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A beginner’s guide to Japanese heavy rock greats Boris

They’ve been putting the ‘pow!’ in power trio for 25 years now.

And yet Boris, hitting The Bunkhouse Saloon on Thursday, remains one of the greatest bands that you might never have heard of.

Let’s change that.

These Japanese hard rock experimentalists know few bounds: metal, punk, pop, folk, avant-garde electronics — these are but a few of the scads of musical touchstones inherent in Boris’ wide-ranging sound, which can be pretty and punishing, soothing and savage, sometimes all at once.

The one common denominator: They keep it heavy (They do take their name from a Melvins tune, after all).

Boris is an intensely prolific bunch, having put out 23 studio albums on their own as well as numerous records with other artists.

With so much to digest, we put together a handy beginner’s guide of five records to check out when getting acquainted with Boris.

“Absolutego” (1996)

Actual quote from an agitated wife as this one played in the background recently: “What’s that sound!? Is someone doing construction outside?” Yeah, “Absolutego” is that kind of record. And so we’ll begin with the Boris album that you probably shouldn’t begin with, unless meditating with power chords is part of your daily routine (and, really, it should be). Before there was Sleep’s “Jerusalem,” the stoner rock standard for the single-song album, there was this uninterrupted, 60-minute avant-metal masterwork. You’ll need a monk’s patience to make it through Boris’ debut at first, but journeying with the band as they construct this towering bulwark of sound brick by brick is worth the time it takes for them to do so, annoyed spouses and all.

“Pink” (2005)

This record could make an eggplant bust out into fits of involuntary air guitar shredding, such is the compulsive power of the riffs (barely) contained within. “Pink” is Boris’ big, bad rock record, the Quarter Pounder with Cheese of their discography, with tidal waves of guitar drenching everything in distortion and six-string badass-ery. This record has it all: tambourine-abetted bangers with a whiff of disco (“Electric”), punk tantrums (“Nothing Special”) and plenty of full-on banshee howls (“Pink,” “Woman on the Screen”), with Atsuo getting his Mitch Mitchell on as he overheats these songs to the point of combustion. If you’ve never listened to Boris before, this is the record to start with. Just remember to bring a spare cochlea or two.

“Sun Baked Snow Cave” (2005)/“Rainbow” (2006)

Perhaps the only thing that Boris is more fond of than attempting to reduce their Orange amps to puddles of cream-colored goo is jamming with friends: They’ve dropped over a dozen collaborative releases, including this pair of albums recorded with two of their countrymen. “Sun Baked Snow Cave” is the third of seven records Boris has made with noise guru Merzbow. He’s the ideal foil for this bunch: Here, he adds electronic texture to Boris’ more beatific passages, lending them a pulsating digital sizzle, and then heightens the din to a punishing screech when the guitars roar like jetliners at takeoff. On “Rainbow,” Boris gets loose with guitarist Michio Kurihara as they navigate everything from chiming, soft-voiced lullabies to reverb-heavy psychedelic blowouts, Kurihara’s leads as colorful as the album’s namesake.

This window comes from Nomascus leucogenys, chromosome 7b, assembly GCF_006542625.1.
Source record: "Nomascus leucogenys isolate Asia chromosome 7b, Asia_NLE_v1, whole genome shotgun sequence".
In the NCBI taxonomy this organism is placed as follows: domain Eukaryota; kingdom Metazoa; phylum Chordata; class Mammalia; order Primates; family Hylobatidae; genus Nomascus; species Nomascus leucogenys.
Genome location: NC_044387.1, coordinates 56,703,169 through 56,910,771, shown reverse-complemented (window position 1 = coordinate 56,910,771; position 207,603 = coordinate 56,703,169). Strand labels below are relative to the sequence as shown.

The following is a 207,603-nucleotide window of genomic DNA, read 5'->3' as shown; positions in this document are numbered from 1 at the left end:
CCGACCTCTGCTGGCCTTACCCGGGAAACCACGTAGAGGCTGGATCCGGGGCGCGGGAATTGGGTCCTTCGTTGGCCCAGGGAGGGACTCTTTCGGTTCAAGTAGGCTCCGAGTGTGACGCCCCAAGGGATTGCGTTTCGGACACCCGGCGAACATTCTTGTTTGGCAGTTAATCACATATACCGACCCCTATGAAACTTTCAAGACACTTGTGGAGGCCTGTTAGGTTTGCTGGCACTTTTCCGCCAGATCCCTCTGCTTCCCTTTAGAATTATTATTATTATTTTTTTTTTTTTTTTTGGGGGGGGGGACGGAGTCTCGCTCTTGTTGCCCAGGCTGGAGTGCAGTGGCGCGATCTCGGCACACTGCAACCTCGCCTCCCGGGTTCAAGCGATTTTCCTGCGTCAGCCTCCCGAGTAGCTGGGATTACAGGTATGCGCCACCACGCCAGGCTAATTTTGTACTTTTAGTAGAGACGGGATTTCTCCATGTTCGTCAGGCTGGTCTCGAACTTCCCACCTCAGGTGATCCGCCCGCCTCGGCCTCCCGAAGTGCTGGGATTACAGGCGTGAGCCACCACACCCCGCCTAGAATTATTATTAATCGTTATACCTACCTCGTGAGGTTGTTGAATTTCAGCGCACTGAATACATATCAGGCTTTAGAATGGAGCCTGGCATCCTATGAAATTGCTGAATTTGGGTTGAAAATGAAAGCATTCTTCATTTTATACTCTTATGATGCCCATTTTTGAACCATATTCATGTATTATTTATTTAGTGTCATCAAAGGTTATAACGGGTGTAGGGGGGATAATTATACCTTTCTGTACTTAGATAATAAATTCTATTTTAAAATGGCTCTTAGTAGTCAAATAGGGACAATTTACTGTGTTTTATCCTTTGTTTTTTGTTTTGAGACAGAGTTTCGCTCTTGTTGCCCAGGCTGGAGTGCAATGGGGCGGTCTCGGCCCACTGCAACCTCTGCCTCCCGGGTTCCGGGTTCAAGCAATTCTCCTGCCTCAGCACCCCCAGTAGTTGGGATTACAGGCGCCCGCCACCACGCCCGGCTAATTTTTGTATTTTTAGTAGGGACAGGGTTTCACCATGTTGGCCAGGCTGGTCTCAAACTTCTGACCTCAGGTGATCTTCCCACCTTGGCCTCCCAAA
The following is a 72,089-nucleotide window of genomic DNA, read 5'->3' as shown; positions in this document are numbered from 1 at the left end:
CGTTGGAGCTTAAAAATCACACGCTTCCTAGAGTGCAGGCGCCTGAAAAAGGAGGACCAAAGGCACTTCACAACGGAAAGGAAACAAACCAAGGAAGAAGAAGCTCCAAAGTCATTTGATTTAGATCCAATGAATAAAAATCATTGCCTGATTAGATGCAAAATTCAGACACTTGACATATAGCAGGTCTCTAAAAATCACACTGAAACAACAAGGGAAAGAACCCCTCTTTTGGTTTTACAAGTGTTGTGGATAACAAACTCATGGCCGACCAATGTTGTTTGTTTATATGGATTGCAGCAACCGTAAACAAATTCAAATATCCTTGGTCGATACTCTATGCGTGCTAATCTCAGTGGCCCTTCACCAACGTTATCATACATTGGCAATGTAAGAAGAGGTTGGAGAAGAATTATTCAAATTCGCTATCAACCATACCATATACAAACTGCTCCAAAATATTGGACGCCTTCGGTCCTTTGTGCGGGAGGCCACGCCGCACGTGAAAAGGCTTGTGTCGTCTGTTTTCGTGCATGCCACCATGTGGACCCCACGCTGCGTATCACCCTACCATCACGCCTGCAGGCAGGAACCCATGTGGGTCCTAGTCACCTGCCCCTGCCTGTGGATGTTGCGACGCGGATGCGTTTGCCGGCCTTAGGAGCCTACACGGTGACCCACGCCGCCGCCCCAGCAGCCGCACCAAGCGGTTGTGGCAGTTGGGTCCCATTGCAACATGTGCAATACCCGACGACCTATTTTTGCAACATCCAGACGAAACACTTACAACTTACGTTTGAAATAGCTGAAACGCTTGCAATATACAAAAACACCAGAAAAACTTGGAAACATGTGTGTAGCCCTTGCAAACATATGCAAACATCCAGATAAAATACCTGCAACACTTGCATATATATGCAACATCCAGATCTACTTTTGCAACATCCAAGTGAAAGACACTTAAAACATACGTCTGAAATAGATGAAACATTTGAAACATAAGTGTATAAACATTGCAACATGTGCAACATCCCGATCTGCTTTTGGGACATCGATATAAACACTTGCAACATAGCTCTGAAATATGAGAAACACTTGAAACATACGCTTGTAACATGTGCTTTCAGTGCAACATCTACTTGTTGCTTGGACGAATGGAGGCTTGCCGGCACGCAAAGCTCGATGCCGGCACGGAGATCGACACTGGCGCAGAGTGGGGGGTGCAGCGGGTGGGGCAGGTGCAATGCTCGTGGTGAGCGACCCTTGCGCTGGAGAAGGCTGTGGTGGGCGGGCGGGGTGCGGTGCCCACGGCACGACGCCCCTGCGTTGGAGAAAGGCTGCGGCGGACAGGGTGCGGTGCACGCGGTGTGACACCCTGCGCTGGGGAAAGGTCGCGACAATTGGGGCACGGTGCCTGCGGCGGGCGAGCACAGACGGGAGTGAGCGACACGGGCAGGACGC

“Amplifier Worship” (1998)

Ever stood in the rain and just taken it in, letting it soak through your clothes and into your skin, feeling the full extent of a force of nature? That’s kind of what experiencing this record is like, albeit with an insistent guitar drone in place of water droplets. The album begins deliberately and progresses accordingly, as Boris lets each note ring out and slowly dissipate at first, similar to the way that smoke rings announce themselves and then fade away right before your eyes. At around the five-minute mark, the first strangulated vocals disrupt the relatively placid playing, with Gregorian chants, hand percussion and crickets fading in and out of the mix as the record ebbs and flows between the understated and the overwhelming. Give Boris credit here: They give you time to catch your breath before knocking it out of you again.

“Dear” (2017)

Boris’ latest record was supposed to be their last: The band initially intended “Dear” to be their farewell album, but recorded so many tunes, more releases will be forthcoming. This one opens with the truth-in-advertising “D.O.W.N. — Domination of Waiting Noise,” a doomy lurch suggestive of what it might feel like to be buried in wet cement, foretelling what’s to come: This is Boris in heavy-metal-trash-compactor mode, crushing all. Of course, they vary the mood here, as always, via the hard bounce of “Absolutego” and the breathy purr of “Beyond.” On their current tour, the band is performing the record in its entirety.

The Bunkhouse’s foundation shall soon be tested.

Contact Jason Bracelin at jbracelin@reviewjournal.com or 702-383-0476. Follow @JasonBracelin on Twitter.

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